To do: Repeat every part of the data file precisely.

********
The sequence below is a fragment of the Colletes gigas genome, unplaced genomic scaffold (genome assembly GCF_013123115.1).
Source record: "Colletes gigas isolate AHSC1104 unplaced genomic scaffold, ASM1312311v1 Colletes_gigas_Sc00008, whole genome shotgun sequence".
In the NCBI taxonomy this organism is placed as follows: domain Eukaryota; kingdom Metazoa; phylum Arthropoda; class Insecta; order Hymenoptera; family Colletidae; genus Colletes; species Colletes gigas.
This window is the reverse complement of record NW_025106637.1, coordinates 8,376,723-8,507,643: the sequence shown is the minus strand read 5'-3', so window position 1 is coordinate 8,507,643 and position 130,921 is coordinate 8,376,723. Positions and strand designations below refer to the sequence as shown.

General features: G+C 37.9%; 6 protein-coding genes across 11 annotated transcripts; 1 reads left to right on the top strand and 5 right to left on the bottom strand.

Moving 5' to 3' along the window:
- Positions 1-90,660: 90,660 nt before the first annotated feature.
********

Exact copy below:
The sequence below is a fragment of the Colletes gigas genome, unplaced genomic scaffold (genome assembly GCF_013123115.1).
Source record: "Colletes gigas isolate AHSC1104 unplaced genomic scaffold, ASM1312311v1 Colletes_gigas_Sc00008, whole genome shotgun sequence".
In the NCBI taxonomy this organism is placed as follows: domain Eukaryota; kingdom Metazoa; phylum Arthropoda; class Insecta; order Hymenoptera; family Colletidae; genus Colletes; species Colletes gigas.
This window is the reverse complement of record NW_025106637.1, coordinates 8,376,723-8,507,643: the sequence shown is the minus strand read 5'-3', so window position 1 is coordinate 8,507,643 and position 130,921 is coordinate 8,376,723. Positions and strand designations below refer to the sequence as shown.

General features: G+C 37.9%; 6 protein-coding genes across 11 annotated transcripts; 1 reads left to right on the top strand and 5 right to left on the bottom strand.

Moving 5' to 3' along the window:
- Positions 1-90,660: 90,660 nt before the first annotated feature.